When I had each of the girls alone we ran through the text per usual at first, but as if it were a monologue — i.e. so just W1 or W2 alone. Then I had W1 or W2 perform the text in a more melodramatic manner breaking all of Beckett’s directions and at first acting like they were speaking to either a sister or therapist in a confidential manner, and then as if they were at some kind of cocktail party holding court and telling this grand anecdote. Then I had each of them repeat the exercise but amp up the melodrama to make the role larger. We then returned to our Beckett-ian manner of delivery bottling all we’d learned inside of us.
That was for the first section of the text, the “Affair”.
For the “Aftermath” section, after running the lines in the proper manner, I had each of them on their feet being hounded by the light and playing out the anger from the lines towards the light, or again a level of comradery and confidence with the light, or perhaps a certain pleading or admitting attitude. We again returned to the Beckett-ian delivery with that experience bottled up.
I thought it good to develop some sense of a “character” or “person” underneath these restrained heads in the urns.
Then altogether tonight, after drilling the lines a number of times, we played a game where I’d sort of conduct the delivery of the text by pointing to one of four tempo/volume options: fast/loud; fast/quiet; slow/loud; slow/quiet.
All of these exercise helped awaken the text a bit for all of us. It was becoming a little stale, I think in some sense. And part of the foundation the lines need is a life of some sort behind them so it was important for us to feel that physically and play with manner of delivery in all those various ways.
THE DUMB WAITER Notes – Oct 15/2010 (AM)
Then on Thursday we begin the evening with similar work but focusing on the last few scenes of the play.
And then we ran the play and it brought the house down for me! Sure, there were some rough spots which were expected considering it was 3 days or so since we last did a run and thus had last worked some of those scenes together. Tomorrow … err, I guess, today, we will start with working only on some of the earlier portions of the play, and then we’ll do a run when Annick arrives to step in as “the dumb waiter” so she can re-familiarize herself with the play, and of course so we can simply get a run of the show in as that is just going to make it snap more and more. But the run on Thursday night really showed me that the manner of approach we took this time is indeed paying off and yielding a more precise execution of the text.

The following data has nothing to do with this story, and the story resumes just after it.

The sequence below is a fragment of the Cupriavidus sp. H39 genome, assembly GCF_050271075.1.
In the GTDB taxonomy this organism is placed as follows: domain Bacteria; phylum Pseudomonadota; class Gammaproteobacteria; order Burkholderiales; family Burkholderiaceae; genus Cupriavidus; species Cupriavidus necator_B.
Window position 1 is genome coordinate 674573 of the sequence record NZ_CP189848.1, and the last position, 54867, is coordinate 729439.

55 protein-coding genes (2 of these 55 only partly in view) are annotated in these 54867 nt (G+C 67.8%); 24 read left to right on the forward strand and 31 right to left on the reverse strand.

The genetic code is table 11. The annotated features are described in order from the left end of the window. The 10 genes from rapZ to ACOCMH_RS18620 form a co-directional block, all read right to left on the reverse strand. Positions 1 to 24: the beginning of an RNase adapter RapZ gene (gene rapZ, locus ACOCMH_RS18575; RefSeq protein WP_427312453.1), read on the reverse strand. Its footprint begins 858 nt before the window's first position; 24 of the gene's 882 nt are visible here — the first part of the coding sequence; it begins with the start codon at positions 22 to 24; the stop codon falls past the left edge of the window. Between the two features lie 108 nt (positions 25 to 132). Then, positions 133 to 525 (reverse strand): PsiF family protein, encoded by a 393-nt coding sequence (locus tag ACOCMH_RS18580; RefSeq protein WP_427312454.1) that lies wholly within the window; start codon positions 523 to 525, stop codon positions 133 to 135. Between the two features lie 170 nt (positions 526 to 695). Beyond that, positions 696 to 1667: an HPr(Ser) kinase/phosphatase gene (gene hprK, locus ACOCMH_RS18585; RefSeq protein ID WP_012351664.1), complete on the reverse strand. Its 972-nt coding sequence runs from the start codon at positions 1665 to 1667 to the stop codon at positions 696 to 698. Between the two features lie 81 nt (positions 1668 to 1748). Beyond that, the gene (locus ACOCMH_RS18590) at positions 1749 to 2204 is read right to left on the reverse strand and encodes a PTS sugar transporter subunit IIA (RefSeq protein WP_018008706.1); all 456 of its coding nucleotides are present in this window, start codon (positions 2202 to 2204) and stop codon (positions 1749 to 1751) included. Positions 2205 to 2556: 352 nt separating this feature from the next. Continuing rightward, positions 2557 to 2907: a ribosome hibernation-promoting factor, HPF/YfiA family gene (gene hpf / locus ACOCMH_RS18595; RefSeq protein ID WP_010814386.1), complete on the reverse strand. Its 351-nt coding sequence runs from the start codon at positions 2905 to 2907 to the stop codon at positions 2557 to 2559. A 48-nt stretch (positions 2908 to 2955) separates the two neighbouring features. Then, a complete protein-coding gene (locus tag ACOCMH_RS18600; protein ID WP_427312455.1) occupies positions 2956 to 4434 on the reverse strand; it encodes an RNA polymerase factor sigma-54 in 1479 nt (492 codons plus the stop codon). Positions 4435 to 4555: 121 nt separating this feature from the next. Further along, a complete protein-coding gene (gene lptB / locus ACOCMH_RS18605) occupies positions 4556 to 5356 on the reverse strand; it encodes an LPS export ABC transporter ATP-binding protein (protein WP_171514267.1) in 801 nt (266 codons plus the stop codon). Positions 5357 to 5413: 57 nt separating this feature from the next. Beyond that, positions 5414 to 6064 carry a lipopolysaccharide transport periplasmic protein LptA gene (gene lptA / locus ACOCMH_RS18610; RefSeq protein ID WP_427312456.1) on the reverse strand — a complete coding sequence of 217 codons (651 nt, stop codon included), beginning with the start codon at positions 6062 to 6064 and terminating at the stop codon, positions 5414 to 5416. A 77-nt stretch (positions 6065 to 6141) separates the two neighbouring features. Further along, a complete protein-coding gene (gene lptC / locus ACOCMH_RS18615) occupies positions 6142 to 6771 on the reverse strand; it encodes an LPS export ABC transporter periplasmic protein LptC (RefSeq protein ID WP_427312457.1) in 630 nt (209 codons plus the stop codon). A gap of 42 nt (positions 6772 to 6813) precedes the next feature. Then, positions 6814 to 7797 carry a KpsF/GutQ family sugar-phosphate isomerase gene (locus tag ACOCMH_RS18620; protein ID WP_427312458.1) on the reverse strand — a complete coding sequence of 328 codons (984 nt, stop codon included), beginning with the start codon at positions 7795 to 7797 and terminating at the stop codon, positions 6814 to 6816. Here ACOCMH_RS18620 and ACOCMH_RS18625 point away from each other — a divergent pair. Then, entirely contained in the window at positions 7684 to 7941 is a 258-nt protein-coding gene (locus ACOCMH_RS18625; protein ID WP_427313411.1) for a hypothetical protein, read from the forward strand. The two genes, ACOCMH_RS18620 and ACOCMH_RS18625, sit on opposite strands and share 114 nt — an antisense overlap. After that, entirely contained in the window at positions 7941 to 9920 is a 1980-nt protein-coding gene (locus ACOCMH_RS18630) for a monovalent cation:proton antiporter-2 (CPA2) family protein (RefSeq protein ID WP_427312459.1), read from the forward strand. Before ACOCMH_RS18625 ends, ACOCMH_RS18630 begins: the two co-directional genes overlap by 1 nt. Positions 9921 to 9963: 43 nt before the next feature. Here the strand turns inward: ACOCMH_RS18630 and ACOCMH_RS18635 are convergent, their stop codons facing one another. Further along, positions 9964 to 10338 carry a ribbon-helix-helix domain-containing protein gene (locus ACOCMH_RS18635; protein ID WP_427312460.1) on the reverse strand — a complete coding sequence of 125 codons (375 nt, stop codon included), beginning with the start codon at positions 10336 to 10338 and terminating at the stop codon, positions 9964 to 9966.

PLAY Notes – Oct 10/2010 (AM)
We are currently toying with variances in the 2nd pass through the text, that the repeat should contain these: slurring words/sounds; vocal volume variations; colouring of mild emotion, etc. The repeat has some leniency from Beckett in the text, with merely notations of what they did in London and Paris but not strictly stating these be the variations for the repeat so I am wrestling with how much screwing around we can allow in that 2nd pass.
Another furtherance of this justification for the repeat containing potential variations of many types is that this is their 2nd and perhaps last time they will be able to say these things. While there is seemingly an indication that this world is a loop, we have the direction of how the delivery should go – strict adherence in the 1st pass on the text – and then allowance for variation on the repeat. In an essay I was reading the other day (and I’ll be damned if I can find it again – just spent 40min looking!), the writer was making the case that even though it may *seem* like Beckett’s characters often appear to be stuck in a never ending loop that it is actually important to keep in mind that all we have is the text, which has a beginning and an ending, that Beckett is placing the audience in the same position as the protagonist(s) and thus we should actually assume that all these characters have is this time with the audience.
And so, the repeat carries significant weight and thus throws heavy implications towards the nature of our variations.
I’m going to do some isolated work with each of us this week – including myself! – where we will carve some of this out in the delivery of the text.
THE DUMB WAITER Notes – Oct 10/2010 (AM)
I felt a need to try to show the audience the underlying dread or awkwardness or uncertainty, but this time we allowing the text — which is the lead in that regard — the text is stepping further to the fore and we are serving it more by this approach and I think it is extremely noticeable.
Much like a slightly altered approach we took when staging MacIvor’s This Is A Play this past spring, it is not so much that this approach is necessarily even better but simply that it *seems* better this time through — we certainly couldn’t stage the *exact* same show and what would be the fun in that anyway, right? However, I do think we are falling more in line this time with the way Pinter would want things.
Regardless, we ran most of the show today and it REALLY played extremely well with the frantic and uncertain nature of things bubbling to head later, after the first appearance of “the dumb waiter”. In some sense we started with the guys in too frantic a state of mind last time rather than letting it build over the show … I remember thinking they needed to already be there because the show is so short, but things to really go awry for them until the entrance of the “the dumb waiter”, after which nothing that happens or is said can carry a clean slate — it’s all tainted with suspicion of some sort.